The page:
G Biffi, M Di Antonio, D Tannahill, S Balasubramanian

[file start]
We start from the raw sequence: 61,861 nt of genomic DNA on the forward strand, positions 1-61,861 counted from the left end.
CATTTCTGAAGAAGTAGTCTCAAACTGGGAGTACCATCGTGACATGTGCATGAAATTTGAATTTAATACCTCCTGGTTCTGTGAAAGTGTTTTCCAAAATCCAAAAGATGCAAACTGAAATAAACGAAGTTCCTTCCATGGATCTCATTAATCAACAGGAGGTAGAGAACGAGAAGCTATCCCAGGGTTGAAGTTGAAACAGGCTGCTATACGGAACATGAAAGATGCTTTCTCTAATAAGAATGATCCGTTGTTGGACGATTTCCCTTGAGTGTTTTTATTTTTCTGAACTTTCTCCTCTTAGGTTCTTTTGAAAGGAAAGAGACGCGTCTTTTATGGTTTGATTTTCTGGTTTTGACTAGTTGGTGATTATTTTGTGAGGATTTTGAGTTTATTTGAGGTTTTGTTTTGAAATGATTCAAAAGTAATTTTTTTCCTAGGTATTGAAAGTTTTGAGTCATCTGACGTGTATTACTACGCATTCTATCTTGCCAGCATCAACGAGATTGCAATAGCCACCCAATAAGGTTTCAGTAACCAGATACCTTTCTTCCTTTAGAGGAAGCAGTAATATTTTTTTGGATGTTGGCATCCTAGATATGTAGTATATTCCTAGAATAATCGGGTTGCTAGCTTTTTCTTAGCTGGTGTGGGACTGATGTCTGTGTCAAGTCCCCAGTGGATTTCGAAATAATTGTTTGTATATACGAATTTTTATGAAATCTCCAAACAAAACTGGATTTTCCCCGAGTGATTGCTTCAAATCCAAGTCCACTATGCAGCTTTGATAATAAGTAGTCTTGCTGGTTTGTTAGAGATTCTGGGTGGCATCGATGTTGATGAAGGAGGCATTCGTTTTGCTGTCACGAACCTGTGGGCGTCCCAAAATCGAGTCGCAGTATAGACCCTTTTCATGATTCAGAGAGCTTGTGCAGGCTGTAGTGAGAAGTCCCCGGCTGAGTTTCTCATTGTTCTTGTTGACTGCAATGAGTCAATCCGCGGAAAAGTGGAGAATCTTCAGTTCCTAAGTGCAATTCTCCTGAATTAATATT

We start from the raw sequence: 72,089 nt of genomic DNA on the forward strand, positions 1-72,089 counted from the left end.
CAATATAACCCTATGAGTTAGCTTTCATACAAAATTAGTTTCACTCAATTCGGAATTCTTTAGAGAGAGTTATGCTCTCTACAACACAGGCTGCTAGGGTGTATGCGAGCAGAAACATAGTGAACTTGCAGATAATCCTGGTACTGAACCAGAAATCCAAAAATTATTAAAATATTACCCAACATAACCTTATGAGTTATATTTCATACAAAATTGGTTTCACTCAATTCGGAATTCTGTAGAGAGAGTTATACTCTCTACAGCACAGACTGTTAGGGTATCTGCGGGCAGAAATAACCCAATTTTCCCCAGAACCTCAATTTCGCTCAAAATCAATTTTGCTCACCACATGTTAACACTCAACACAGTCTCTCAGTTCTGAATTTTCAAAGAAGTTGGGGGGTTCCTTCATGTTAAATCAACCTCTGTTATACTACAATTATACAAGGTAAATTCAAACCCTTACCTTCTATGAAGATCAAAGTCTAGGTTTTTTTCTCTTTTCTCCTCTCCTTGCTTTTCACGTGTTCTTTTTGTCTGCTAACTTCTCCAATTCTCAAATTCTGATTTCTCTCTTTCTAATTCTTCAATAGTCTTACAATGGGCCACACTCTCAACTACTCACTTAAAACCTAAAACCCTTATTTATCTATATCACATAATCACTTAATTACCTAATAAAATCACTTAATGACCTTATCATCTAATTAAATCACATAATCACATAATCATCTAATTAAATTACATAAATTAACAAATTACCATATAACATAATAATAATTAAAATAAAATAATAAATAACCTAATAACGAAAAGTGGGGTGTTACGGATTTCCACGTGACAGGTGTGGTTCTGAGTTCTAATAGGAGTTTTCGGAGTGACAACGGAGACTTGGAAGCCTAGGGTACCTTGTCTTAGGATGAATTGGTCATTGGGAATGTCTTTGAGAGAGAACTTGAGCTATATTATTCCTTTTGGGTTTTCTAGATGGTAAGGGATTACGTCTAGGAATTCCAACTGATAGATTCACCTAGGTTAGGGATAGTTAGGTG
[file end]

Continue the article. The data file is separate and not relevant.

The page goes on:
Following extensive evidence for the formation of four-stranded DNA G-quadruplex structures in vitro, DNA G-quadruplexes have been observed within human cells. Although chemically distinct, RNA can also fold in vitro into G-quadruplex structures that are highly stable because of the 2'-hydroxyl group. However, RNA G-quadruplexes have not yet been reported in cells. Here, we demonstrate the visualization of RNA G-quadruplex structures within the cytoplasm of human cells using a G-quadruplex structure-specific antibody. We also demonstrate that small molecules that bind to G-quadruplexes in vitro can trap endogenous RNA G-quadruplexes when applied to cells. Furthermore, a small molecule that exhibits a preference for RNA G-quadruplexes rather than DNA G-quadruplexes in biophysical experiments also shows the same selectivity within a cellular context. Our findings provide substantive evidence for RNA G-quadruplex formation in the human transcriptome, and corroborate the selectivity and application of stabilizing ligands that target G-quadruplexes within a cellular context.